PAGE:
The next top model

June 29, 2015 11:00 AM

Ryan O’Grady knew what he wanted to do from a very early age. “My dad was a bond trader. The first [trading] book I had, still have today, is ‘The Dow Jones-Irwin Guide to Trading Systems,’” O’Grady says. 

It was full of moving averages and technical analysis and it planted a seed with O’Grady in the world of technical trading. 

While earning a degree in Economics from Johns Hopkins University, he had an internship with fixed income shop Neuberger Berman. “I built a model that was a five- vs. 30-period moving average crossover,” O’Grady says. “At the time it was not something anyone had seen. I was invited back the next summer. That is how I got on FX Concepts’ radar.”

Still in school, he was hired by currency manager FX Concepts — where he would work for more than 15 years, starting out in the back office and ending up as head of research. 

“I went from the back office to the trading desk where I was an assistant trader,” he says. “My interest was in building models, but my first job was at the trading desk. After a year or two the head trader was noticing that rather than doing [discretionary] trades, I was writing models.” 

The head trader moved him to the system development side where O’Grady built successful models. 

By 2008, O’Grady and the team he built up were itching to get out on their own. “In 2008-09 it seemed like the right time,” he says. “We had all been together for a long time. There was no big fight, we reached a certain age and we wanted to try it on our own.”

In 2010 O’Grady and fellow FX Concepts alum Jeffrey Weiser launched the ROW Asset Management (Ryan O’Grady, Jeff Weiser) currency program. A year later they followed up with a diversified program. 

ROW includes an eclectic mix of strategies that don’t normally go together: Trend following, carry, pattern recognition, time decay, fair value, sentiment and mean reversion. ROW breaks it down to 50% trend following and 25% to carry and mean reversion/relative value.  

“The basis for the way the strategies are mixed is on game theory,” O’Grady says. “It occurred to us that instead of trying to figure out the best possible portfolio mix, lets figure out the portfolio that minimizes your maximum regret. You are thinking about periods were one model struggles; and what other models might perform well and blend them in ways that [reduce risk].”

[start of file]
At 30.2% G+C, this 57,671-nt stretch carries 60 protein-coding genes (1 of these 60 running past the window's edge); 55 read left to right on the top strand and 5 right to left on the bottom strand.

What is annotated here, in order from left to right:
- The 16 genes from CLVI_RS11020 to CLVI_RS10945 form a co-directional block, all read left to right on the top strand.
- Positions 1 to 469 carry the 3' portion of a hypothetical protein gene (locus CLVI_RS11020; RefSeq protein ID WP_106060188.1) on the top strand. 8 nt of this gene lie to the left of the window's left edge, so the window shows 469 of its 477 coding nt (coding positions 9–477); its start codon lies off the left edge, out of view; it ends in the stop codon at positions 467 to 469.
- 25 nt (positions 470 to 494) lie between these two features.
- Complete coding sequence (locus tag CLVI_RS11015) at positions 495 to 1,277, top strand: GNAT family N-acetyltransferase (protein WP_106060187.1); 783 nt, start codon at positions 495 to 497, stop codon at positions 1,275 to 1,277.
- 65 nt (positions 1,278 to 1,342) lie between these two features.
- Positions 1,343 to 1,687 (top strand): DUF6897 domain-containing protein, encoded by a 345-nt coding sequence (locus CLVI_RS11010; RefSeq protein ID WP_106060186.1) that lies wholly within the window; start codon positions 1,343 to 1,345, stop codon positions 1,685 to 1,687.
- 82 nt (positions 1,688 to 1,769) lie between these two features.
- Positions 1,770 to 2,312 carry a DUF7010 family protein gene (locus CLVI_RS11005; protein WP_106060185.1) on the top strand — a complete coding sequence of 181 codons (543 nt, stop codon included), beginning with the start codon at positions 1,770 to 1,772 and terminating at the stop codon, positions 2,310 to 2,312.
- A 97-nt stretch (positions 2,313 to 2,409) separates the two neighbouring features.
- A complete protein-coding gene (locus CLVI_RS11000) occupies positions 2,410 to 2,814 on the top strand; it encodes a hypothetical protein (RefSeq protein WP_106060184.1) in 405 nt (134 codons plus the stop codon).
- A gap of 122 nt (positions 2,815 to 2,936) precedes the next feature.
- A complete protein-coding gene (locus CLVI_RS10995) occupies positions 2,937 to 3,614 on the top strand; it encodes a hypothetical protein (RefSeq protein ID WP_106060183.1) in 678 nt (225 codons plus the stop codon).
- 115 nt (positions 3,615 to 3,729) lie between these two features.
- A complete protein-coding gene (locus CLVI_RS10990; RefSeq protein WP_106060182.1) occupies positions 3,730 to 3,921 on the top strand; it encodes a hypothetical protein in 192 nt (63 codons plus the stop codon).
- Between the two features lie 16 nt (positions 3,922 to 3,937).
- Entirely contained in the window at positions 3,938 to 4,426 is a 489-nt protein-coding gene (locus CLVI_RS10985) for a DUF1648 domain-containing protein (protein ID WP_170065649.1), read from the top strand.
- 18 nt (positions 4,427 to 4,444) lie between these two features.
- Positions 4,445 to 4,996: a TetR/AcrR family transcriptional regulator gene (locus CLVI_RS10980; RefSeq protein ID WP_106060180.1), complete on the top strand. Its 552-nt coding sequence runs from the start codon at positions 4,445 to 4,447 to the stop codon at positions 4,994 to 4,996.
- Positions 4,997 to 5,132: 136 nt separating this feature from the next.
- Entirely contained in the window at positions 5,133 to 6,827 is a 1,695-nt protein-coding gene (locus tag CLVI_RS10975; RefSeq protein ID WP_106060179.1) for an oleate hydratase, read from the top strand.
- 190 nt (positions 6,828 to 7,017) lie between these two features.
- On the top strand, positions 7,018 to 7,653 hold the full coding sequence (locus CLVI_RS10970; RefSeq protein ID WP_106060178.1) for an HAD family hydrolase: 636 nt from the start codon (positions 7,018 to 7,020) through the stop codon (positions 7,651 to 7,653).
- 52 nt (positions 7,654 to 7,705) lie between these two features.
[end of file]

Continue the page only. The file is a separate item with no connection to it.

The recent movement in energy exemplifies this. “If you looked at our portfolio two month ago, we were short energy, short long-dated energy because we were playing carry as a contango play [and] we were long energy on the [mean reversion] model,” O’Grady says.  “Different signals get combined so our aggregate signal is a combination of the underlying.”

The mean reversion element tends to soften the sharp edges of trend following. While ROW made nearly all of its strong 2014 returns in trend following—27.11% according multiple tracking services—all models contribute to ROW’s success. 

“In a year like 2014, trend should contribute a lot, mean reversion/relative value should lose money,” O’Grady says. “The trend models did their job; there were trends and they caught them. The mean reversion/relative value models did a very good job because they should have lost money and they basically broke even. The carry model did an OK job because carry was not that great a play [in 2014] and it made a little bit.

“The best way to look at it is that we are multi-strategy,” O’Grady says. “Instead of someone allocating to a trend manager, a mean reversion manager and a carry manager, we are doing that internally. The benefit is that we also have portfolio level risk management, so after all strategies are combined there are multiple layers of risk management to get them to balance properly.”

ROW had positive returns in the more difficult trending environments of 2012 and 2013 so the system appears to be working. While the approach may seem counterintuitive, the multiple models have all of ROW’s oars going in the same positive direction.

About the Author

Editor-in-Chief of Modern Trader, Daniel Collins is a 25-year veteran of the futures industry having worked on the trading floors of both the Chicago Board of Trade and Chicago Mercantile Exchange.